Cynthia Murrell, August 10, 2022

What Microsoft Wants: Identity System and Data for Good Purposes Of Course

June 28, 2022

Microsoft wants its new Verified ID program to move beyond social media platforms. According to Error! Hyperlink reference not valid. in the article, “Microsoft Wants Everything To Come With Its Verified Check Mark,” Microsoft wants Verified ID to validate more personal information and it is starting with verifying credentials.

Verified ID would allow people to get digital credentials that prove where they graduated, their jobs, where they bank, and if they are in good health. Microsoft says Verified ID would be good for people who need to quickly share their personal information, such as job applications. Verified ID uses blockchain-based decentralized identity standards. Microsoft plans to release its Entry Verified ID, its official name, in August. The name for Microsoft’s identity product line is Entra.

Ankur Patel is a Microsoft principal program manager for digital identity and he believes Entry Verified ID will be mainstream in three years:

“In the first year, it’s likely that Verified ID will be used by organizations in tandem with existing verification methods, both digital and analog, with a portion of their users, according to Patel. Wider adoption will depend, in part, on making sure that the service itself hasn’t “done harm,” he acknowledged.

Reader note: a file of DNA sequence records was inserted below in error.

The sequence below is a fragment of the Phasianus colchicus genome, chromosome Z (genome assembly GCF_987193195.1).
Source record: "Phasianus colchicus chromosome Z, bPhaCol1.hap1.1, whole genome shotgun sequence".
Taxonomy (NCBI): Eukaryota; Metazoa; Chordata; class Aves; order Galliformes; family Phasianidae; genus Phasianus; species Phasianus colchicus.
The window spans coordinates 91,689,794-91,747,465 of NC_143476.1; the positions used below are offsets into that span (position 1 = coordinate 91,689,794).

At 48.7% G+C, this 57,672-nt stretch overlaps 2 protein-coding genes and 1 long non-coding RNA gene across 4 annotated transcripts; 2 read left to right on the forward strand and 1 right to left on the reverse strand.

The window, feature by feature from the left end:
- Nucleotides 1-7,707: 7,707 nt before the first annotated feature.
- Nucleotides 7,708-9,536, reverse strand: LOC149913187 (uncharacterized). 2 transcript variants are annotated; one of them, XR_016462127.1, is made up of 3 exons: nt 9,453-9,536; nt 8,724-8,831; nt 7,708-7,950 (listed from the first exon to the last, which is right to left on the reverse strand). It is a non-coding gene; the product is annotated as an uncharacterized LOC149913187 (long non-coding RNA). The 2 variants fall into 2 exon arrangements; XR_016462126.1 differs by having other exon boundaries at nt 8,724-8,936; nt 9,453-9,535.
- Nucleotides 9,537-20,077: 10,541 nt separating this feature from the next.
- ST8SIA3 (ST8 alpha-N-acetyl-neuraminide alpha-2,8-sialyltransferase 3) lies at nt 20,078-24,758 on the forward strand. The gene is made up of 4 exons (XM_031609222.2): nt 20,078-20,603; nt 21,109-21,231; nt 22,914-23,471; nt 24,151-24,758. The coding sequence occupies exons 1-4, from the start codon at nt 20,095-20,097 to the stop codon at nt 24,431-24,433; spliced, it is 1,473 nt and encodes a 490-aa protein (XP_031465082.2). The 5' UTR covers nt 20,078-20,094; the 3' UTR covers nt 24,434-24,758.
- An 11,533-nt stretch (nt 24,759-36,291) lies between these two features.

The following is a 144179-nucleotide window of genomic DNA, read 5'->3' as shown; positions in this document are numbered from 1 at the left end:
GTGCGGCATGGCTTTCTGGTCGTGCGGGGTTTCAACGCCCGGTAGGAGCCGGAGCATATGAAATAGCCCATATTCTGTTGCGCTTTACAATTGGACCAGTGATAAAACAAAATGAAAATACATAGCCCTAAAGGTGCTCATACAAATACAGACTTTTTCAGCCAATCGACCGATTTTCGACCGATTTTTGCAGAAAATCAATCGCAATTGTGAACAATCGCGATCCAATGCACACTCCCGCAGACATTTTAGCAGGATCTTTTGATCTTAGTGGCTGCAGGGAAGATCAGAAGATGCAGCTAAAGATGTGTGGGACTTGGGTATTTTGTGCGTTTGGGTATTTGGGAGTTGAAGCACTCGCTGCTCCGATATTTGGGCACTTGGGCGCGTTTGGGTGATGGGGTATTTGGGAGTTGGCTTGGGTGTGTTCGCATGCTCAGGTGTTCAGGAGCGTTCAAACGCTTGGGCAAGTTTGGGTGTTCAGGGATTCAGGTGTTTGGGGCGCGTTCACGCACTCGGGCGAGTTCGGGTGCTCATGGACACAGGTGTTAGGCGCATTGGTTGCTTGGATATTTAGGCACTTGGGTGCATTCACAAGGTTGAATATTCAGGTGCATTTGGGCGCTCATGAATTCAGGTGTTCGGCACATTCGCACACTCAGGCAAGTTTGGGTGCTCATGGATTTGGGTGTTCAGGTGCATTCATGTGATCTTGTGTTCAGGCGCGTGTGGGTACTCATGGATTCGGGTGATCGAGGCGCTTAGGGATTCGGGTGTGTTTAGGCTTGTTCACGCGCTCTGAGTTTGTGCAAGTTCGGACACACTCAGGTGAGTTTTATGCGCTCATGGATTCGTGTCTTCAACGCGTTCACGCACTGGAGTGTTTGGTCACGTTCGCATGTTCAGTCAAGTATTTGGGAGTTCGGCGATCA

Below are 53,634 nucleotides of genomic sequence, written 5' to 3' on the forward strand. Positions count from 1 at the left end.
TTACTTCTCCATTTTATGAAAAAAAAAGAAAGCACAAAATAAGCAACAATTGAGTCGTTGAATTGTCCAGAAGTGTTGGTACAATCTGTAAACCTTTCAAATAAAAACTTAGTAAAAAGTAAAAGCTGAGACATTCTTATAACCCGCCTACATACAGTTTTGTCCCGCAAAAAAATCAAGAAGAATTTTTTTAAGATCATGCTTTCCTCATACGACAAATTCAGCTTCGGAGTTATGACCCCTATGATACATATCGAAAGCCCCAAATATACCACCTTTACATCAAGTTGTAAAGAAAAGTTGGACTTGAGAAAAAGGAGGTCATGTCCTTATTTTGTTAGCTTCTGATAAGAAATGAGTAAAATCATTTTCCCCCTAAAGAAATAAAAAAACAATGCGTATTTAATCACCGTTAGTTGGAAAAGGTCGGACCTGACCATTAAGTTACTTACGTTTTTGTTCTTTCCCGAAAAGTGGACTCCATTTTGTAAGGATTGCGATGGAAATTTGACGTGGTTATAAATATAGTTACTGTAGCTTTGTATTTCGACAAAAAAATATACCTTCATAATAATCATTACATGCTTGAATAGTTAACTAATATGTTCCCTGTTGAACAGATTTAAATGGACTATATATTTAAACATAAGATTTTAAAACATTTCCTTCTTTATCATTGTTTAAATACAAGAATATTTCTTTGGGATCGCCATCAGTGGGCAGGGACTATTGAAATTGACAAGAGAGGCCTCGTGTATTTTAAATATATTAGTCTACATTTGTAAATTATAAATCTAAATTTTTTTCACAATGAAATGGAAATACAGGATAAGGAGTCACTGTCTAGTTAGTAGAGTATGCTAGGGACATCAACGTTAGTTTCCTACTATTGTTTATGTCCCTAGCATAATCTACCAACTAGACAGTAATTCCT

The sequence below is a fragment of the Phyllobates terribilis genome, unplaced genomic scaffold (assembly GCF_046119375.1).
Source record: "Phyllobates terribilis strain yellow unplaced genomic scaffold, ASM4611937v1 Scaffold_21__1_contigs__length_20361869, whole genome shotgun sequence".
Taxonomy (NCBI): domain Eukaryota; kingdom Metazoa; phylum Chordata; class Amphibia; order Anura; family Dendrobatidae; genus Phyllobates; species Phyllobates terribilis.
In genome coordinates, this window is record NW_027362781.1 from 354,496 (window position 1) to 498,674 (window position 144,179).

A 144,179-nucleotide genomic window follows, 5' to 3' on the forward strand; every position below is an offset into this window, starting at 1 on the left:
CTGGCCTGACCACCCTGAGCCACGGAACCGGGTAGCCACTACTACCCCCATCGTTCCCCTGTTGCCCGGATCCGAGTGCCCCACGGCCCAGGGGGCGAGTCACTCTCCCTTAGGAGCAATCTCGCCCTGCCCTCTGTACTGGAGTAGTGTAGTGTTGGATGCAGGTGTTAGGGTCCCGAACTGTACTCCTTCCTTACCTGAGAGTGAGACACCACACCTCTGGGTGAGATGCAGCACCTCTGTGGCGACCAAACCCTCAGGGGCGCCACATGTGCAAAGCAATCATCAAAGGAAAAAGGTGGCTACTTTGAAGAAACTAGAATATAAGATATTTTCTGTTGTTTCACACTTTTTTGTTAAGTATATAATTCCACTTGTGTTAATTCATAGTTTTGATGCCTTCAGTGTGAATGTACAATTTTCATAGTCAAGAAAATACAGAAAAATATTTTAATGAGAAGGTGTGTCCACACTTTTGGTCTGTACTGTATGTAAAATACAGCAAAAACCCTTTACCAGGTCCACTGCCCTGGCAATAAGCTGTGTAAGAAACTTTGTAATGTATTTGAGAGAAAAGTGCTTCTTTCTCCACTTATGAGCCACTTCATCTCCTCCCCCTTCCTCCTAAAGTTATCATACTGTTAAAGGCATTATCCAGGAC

One potential risk is that individuals might inadvertently share sensitive information with the wrong parties using the system, Patel said. ‘In the physical world, when you’re presenting these kinds of things, you’re careful — you don’t just give your birth certificate to anybody,’ he said. Microsoft is aiming to limit the issues in its own digital wallets with features meant to protect against this type of accidental exposure, Patel said.”

Microsoft wants to verify everyone’s information, but what about guaranteeing that its own products are real?

Whitney Grace, June 28, 2022

Follina, Follina, Making Microsofties Cry

June 6, 2022

I read “China-Backed Hackers Are Exploiting Unpatched Microsoft Zero-Day.” According to the estimable Yahoo News outfit:

China-backed hackers are exploiting an unpatched Microsoft Office zero-day vulnerability, known as “Follina”, to execute malicious code remotely on Windows systems…. The flaw, which affects 41 Microsoft products including Windows 11 and Office 365, works without elevated privileges, bypasses Windows Defender detection, and does not need macro code to be enabled to execute binaries or scripts.

Ah, ha, Windows 11. The trusted protection thing? Yeah, well. The write up added some helpful time information: